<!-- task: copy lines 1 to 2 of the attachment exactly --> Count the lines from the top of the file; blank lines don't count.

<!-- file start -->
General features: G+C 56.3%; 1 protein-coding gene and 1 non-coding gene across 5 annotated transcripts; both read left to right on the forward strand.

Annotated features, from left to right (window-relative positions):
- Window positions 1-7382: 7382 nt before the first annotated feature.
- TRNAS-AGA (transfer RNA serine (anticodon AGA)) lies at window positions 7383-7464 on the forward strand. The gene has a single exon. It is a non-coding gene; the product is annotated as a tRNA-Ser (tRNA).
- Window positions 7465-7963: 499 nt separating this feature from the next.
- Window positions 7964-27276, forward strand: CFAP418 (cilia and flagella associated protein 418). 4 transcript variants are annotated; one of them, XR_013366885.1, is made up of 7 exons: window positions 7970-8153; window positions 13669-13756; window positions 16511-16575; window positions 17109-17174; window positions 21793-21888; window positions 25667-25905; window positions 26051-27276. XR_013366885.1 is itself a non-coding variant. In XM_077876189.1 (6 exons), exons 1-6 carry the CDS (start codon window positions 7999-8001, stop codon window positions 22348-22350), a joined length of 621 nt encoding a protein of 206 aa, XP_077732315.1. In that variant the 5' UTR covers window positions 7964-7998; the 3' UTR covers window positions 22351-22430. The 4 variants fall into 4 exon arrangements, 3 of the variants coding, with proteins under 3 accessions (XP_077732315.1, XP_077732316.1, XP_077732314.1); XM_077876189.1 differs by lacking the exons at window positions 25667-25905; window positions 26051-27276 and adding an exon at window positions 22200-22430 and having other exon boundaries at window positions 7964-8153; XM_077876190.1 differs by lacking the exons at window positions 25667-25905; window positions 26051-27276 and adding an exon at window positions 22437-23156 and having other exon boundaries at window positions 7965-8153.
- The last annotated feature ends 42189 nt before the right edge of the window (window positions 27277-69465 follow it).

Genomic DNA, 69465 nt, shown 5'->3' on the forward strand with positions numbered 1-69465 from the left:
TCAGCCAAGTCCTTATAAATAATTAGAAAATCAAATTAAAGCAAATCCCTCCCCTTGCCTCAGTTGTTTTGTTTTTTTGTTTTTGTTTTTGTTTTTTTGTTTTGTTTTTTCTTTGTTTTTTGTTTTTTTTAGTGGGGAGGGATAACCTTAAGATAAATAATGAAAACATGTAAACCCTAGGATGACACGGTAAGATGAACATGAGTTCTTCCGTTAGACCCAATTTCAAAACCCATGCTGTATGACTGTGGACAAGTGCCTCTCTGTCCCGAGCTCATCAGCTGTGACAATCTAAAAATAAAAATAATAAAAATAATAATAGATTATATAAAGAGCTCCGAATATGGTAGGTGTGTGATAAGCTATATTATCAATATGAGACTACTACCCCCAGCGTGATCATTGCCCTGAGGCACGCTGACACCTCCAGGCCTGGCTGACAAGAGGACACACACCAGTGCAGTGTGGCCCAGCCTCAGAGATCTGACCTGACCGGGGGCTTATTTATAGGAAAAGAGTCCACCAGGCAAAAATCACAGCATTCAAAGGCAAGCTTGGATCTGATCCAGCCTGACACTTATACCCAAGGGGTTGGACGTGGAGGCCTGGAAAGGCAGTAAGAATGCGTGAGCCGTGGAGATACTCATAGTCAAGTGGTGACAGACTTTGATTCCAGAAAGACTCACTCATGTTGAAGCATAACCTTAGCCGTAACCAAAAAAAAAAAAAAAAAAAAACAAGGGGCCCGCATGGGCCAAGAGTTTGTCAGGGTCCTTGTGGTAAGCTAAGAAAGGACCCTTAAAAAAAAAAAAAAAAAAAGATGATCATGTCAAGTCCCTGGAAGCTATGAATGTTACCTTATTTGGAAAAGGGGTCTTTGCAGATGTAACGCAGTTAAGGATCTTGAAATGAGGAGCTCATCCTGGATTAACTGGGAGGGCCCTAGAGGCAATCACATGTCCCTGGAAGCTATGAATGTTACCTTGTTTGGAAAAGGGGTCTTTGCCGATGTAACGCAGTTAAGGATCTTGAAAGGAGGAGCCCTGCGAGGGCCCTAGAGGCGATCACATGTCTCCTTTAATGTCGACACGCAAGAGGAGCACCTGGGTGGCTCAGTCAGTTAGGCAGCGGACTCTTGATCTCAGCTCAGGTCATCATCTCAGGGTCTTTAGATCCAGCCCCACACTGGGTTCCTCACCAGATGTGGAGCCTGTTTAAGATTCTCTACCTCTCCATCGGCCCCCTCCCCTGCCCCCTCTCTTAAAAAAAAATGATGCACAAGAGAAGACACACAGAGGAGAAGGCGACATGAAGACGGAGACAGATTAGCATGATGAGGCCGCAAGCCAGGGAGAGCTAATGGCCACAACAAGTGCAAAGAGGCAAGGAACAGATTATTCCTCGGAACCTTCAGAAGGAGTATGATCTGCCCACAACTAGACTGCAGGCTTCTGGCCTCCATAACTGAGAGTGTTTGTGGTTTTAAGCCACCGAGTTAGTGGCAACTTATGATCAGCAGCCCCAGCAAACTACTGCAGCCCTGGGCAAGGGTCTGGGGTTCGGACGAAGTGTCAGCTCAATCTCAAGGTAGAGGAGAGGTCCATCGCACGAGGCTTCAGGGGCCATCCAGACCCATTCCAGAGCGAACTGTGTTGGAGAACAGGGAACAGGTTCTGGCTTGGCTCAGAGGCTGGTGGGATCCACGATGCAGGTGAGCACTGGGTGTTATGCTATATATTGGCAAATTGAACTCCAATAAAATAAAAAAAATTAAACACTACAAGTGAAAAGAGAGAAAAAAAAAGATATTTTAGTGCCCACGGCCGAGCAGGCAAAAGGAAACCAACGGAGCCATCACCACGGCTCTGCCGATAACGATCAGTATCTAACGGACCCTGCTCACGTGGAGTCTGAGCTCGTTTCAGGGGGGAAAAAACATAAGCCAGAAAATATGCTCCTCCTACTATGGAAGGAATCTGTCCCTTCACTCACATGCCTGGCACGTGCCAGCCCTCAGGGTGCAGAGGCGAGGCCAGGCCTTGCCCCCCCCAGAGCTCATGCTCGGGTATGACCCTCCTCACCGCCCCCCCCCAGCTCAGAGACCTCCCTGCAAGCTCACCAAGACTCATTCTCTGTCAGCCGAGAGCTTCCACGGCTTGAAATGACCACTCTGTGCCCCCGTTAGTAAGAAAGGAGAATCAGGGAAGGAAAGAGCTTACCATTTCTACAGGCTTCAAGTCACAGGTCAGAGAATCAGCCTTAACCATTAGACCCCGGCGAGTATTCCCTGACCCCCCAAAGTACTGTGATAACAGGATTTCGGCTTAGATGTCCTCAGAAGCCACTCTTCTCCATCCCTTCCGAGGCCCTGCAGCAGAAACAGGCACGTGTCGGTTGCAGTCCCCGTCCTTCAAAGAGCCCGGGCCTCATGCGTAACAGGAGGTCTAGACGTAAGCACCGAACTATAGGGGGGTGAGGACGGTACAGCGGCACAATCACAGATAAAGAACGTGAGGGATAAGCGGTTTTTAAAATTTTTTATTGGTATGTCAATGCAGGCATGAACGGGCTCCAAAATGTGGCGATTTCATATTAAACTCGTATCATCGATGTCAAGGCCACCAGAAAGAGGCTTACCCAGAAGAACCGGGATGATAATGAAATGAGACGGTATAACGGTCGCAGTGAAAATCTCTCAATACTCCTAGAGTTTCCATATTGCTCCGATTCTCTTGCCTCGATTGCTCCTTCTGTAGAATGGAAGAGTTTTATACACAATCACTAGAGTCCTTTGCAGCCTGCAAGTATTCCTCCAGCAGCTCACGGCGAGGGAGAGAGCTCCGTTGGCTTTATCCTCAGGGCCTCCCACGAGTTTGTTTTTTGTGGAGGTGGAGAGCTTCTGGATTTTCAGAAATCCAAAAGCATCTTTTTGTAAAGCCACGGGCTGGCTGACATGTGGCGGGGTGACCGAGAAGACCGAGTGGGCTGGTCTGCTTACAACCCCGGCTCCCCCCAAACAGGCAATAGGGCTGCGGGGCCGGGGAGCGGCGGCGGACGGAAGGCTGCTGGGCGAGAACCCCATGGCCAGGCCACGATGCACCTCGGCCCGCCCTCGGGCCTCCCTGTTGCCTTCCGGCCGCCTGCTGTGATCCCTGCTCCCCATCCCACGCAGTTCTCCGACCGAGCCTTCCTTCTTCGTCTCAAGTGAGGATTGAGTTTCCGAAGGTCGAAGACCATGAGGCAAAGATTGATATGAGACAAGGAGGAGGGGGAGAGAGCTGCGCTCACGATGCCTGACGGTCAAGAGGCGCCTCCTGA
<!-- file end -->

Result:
General features: G+C 56.3%; 1 protein-coding gene and 1 non-coding gene across 5 annotated transcripts; both read left to right on the forward strand.

Annotated features, from left to right (window-relative positions):